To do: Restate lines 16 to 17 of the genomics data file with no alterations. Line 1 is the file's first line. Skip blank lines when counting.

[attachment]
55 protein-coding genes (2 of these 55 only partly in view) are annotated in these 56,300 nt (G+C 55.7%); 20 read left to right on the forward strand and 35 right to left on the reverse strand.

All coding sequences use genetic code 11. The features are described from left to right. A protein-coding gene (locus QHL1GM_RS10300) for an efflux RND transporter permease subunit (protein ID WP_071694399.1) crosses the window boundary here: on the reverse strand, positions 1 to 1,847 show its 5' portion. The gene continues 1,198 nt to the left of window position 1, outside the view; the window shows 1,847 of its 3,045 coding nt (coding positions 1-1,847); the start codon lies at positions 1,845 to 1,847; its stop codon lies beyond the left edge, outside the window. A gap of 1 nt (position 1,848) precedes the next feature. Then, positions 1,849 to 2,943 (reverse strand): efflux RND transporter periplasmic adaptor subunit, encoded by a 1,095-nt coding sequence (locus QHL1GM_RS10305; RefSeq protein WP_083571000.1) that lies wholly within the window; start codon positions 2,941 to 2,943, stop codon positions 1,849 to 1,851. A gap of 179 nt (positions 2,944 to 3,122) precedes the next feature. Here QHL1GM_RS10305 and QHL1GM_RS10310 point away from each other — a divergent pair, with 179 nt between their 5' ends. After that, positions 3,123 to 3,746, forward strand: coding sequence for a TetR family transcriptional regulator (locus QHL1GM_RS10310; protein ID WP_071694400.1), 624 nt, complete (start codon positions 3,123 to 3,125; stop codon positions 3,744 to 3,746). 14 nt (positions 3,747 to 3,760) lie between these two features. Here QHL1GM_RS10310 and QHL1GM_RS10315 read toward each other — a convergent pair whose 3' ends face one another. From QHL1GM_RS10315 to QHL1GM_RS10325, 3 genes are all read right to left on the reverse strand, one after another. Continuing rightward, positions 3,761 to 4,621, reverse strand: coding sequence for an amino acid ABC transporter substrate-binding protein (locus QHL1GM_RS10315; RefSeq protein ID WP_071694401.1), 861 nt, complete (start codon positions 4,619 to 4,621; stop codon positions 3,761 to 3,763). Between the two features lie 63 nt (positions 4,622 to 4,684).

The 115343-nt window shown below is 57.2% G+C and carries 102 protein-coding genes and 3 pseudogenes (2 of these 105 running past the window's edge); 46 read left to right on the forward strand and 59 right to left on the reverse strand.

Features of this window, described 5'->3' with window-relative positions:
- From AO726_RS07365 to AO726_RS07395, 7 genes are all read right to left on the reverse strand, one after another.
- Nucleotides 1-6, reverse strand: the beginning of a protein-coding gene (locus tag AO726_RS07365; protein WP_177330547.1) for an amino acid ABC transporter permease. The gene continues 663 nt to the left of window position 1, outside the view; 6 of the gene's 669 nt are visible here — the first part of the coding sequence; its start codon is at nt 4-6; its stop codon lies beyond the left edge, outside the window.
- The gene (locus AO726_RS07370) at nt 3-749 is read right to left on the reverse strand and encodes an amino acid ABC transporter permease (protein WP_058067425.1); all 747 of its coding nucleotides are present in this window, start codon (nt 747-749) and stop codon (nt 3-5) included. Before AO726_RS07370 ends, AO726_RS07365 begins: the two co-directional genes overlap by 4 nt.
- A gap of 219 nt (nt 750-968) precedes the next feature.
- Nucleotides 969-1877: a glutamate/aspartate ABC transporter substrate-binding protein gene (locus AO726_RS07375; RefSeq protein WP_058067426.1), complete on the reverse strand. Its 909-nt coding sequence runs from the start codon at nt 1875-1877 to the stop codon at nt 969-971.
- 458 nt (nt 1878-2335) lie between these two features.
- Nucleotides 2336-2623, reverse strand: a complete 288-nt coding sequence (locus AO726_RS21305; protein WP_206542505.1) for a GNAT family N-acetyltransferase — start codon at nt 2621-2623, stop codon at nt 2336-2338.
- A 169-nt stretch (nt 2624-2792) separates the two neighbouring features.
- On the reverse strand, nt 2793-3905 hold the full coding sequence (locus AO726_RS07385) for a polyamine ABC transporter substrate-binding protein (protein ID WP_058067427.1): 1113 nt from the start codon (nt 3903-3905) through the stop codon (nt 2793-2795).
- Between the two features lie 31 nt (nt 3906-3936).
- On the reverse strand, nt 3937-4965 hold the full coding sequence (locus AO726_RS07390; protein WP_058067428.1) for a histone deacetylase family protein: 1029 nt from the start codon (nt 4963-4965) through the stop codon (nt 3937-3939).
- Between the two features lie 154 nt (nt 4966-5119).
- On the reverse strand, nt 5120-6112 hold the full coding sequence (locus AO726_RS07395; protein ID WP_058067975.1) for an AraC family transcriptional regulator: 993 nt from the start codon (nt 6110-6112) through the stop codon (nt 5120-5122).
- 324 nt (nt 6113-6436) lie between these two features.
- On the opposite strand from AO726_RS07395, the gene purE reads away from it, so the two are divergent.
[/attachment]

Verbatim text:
- Between the two features lie 154 nt (nt 4966-5119).
- On the reverse strand, nt 5120-6112 hold the full coding sequence (locus AO726_RS07395; protein ID WP_058067975.1) for an AraC family transcriptional regulator: 993 nt from the start codon (nt 6110-6112) through the stop codon (nt 5120-5122).